UN evaluation: A mixed report card

United Nations Committee Against Torture report findings should provide the impetus for change in policing and prisons

A wreath left at the gates of the Dáil on the first anniversary of then Taoiseach Enda Kennys apology to survivors of Magdalene laundries in 2014. Photograph: Alan Betson

A wreath left at the gates of the Dáil on the first anniversary of then Taoiseach Enda Kennys apology to survivors of Magdalene laundries in 2014. Photograph: Alan Betson

 

Ireland received a “could do better” report from the United Nations Committee Against Torture, following detailed hearings in Geneva last July. Concern was expressed about the limited nature of an investigation into Magdalene laundries, in spite of recommendations made by the committee in 2011. And the authors worried that a similar approach was being taken in relation to the operation of mother and baby homes.

On a positive note, the committee welcomed Government efforts to support those who were abused in residential care and it regarded the Citizens’ Assembly as a creative initiative. On improving accountability and transparency, it identified the Protected Disclosures Act as important.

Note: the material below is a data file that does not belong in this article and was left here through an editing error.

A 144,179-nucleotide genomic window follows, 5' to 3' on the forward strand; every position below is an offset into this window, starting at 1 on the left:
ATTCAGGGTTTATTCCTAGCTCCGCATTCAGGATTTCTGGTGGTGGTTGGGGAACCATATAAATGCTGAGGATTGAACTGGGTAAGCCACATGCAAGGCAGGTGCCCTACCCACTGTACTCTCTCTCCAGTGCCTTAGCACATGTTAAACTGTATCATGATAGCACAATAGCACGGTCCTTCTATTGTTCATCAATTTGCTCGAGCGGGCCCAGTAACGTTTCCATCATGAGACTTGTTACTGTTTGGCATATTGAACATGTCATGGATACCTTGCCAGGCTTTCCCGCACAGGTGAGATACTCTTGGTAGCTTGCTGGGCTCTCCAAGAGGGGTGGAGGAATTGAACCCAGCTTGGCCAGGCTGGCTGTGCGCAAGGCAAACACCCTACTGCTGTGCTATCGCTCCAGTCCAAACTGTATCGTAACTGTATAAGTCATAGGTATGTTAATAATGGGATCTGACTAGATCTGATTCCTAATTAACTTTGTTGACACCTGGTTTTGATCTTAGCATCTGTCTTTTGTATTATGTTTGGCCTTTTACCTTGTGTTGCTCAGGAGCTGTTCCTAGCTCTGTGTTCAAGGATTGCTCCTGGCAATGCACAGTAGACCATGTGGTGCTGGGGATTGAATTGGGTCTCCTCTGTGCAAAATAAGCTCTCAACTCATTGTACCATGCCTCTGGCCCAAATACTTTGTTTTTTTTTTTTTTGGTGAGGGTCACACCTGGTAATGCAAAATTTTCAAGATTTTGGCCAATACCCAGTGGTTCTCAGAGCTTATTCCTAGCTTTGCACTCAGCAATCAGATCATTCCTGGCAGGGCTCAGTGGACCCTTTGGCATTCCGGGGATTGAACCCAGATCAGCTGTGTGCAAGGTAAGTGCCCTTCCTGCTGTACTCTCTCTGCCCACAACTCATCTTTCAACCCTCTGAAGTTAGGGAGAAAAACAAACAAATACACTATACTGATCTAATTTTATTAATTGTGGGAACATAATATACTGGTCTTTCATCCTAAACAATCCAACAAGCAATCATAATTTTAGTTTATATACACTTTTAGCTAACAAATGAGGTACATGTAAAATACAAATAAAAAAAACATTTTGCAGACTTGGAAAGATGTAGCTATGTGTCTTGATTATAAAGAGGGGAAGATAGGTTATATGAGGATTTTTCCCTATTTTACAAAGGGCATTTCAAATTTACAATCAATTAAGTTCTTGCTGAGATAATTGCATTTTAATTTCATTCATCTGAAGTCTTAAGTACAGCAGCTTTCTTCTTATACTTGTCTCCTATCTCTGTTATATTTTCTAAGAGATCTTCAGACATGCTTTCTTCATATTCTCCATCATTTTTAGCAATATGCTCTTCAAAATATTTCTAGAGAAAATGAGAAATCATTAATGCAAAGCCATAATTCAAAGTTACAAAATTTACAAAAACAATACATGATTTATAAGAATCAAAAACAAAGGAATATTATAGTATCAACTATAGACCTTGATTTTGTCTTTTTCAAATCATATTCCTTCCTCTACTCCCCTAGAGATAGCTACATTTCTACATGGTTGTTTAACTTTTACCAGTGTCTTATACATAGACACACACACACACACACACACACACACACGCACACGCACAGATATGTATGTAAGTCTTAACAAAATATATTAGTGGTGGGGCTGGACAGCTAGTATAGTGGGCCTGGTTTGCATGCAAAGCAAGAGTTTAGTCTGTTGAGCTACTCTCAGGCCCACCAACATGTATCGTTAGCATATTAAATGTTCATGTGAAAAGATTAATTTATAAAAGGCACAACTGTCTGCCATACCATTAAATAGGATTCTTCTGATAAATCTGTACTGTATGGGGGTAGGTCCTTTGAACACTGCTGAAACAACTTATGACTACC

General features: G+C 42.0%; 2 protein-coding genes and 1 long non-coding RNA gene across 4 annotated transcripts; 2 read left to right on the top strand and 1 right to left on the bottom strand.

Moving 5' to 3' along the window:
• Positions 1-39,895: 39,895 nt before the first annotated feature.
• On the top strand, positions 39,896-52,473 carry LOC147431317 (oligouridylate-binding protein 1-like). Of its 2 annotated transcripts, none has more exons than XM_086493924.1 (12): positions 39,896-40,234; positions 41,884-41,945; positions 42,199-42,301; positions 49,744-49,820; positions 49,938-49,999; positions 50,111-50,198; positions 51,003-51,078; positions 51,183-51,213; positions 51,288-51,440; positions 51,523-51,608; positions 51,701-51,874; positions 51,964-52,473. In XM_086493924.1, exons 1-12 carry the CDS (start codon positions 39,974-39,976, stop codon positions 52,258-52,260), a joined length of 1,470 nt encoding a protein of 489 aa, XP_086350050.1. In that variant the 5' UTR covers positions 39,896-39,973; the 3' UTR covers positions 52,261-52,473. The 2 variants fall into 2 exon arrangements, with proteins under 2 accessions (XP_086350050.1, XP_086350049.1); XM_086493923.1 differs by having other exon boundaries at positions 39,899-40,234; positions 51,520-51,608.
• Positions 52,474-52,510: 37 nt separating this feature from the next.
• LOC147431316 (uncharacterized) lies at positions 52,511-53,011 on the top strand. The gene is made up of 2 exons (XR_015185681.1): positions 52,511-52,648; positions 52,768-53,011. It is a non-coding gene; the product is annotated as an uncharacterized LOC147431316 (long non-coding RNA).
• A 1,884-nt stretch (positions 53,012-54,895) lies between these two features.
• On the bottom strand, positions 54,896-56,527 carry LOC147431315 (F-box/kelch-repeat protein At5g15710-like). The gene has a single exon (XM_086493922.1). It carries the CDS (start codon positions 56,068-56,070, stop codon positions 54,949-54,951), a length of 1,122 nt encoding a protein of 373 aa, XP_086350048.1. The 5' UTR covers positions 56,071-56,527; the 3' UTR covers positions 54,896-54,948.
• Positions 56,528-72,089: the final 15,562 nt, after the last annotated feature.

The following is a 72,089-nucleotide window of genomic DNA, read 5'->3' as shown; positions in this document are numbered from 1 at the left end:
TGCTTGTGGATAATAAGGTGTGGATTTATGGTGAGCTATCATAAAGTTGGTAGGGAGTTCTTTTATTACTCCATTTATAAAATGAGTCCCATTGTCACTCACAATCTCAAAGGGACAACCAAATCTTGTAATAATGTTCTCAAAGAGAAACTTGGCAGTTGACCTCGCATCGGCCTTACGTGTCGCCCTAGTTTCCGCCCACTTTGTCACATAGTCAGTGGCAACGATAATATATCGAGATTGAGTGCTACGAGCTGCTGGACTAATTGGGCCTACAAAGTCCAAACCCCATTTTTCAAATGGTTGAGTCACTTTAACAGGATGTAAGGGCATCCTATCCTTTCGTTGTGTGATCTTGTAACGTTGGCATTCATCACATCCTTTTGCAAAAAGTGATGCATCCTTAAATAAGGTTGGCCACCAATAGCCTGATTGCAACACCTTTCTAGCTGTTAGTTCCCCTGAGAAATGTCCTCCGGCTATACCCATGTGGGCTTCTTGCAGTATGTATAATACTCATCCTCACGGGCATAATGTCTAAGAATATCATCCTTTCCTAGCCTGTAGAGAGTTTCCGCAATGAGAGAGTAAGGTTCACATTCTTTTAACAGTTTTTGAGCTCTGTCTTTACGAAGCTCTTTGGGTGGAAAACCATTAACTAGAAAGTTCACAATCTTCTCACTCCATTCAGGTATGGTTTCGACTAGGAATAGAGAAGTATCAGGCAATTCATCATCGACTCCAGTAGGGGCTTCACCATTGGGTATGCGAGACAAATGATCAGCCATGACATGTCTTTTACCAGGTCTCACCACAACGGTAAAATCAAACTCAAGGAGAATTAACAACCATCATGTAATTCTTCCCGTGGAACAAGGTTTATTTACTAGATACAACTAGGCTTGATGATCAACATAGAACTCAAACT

The glass was less than half-full, however, in relation to policing and prisons. In view of the internal problems besetting the Garda Síochána; funding difficulties and the intractable nature of prison reform, that does not surprise. But there was positive news there too. Efforts to end “slopping out” in prisons were praised and the report recognised “significant progress” was being made elsewhere. However, it recommended that solitary confinement should only be used as punishment in extreme cases and never for juveniles. It proposed that “appropriate facilities” should be provided for asylum seekers and called for a fundamental review of the prison healthcare system; an increase in staff numbers and greater funding and independence for the Inspector of Prisons.

The Garda’s response to complaints of violence against women caused particular concern. It urged better record-keeping in police stations, along with prompt and impartial investigations. Failure to implement legislation granting legal representation to persons being interrogated in police custody was also criticised, as was the continuing failure to monitor what goes on in all Garda interview rooms through closed circuit television. Some of the recommendations involve works in progress while others identify long-standing problems. The Government knows what has to be done. This report should provide the impetus to do it.

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